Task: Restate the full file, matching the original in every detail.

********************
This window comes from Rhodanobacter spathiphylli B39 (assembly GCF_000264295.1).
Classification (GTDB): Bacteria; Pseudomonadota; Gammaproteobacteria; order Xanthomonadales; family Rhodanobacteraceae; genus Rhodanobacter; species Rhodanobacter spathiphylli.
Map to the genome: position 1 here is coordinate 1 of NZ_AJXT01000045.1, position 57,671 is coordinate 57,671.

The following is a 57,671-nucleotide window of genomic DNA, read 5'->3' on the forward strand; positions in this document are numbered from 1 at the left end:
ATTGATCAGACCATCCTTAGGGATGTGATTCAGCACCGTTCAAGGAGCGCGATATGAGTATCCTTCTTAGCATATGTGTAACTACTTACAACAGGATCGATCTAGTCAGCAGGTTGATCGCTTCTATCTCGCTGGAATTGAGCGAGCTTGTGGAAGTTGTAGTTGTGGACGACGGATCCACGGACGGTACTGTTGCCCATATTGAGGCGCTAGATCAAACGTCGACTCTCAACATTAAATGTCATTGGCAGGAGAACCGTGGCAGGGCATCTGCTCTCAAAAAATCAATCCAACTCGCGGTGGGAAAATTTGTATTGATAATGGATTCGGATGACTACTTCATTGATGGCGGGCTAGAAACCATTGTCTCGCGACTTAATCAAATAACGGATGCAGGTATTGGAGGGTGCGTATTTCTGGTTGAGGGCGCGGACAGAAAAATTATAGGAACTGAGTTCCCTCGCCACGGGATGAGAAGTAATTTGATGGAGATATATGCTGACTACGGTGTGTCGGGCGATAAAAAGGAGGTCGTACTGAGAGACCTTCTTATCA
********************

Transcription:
This window comes from Rhodanobacter spathiphylli B39 (assembly GCF_000264295.1).
Classification (GTDB): Bacteria; Pseudomonadota; Gammaproteobacteria; order Xanthomonadales; family Rhodanobacteraceae; genus Rhodanobacter; species Rhodanobacter spathiphylli.
Map to the genome: position 1 here is coordinate 1 of NZ_AJXT01000045.1, position 57,671 is coordinate 57,671.

The following is a 57,671-nucleotide window of genomic DNA, read 5'->3' on the forward strand; positions in this document are numbered from 1 at the left end:
ATTGATCAGACCATCCTTAGGGATGTGATTCAGCACCGTTCAAGGAGCGCGATATGAGTATCCTTCTTAGCATATGTGTAACTACTTACAACAGGATCGATCTAGTCAGCAGGTTGATCGCTTCTATCTCGCTGGAATTGAGCGAGCTTGTGGAAGTTGTAGTTGTGGACGACGGATCCACGGACGGTACTGTTGCCCATATTGAGGCGCTAGATCAAACGTCGACTCTCAACATTAAATGTCATTGGCAGGAGAACCGTGGCAGGGCATCTGCTCTCAAAAAATCAATCCAACTCGCGGTGGGAAAATTTGTATTGATAATGGATTCGGATGACTACTTCATTGATGGCGGGCTAGAAACCATTGTCTCGCGACTTAATCAAATAACGGATGCAGGTATTGGAGGGTGCGTATTTCTGGTTGAGGGCGCGGACAGAAAAATTATAGGAACTGAGTTCCCTCGCCACGGGATGAGAAGTAATTTGATGGAGATATATGCTGACTACGGTGTGTCGGGCGATAAAAAGGAGGTCGTACTGAGAGACCTTCTTATCA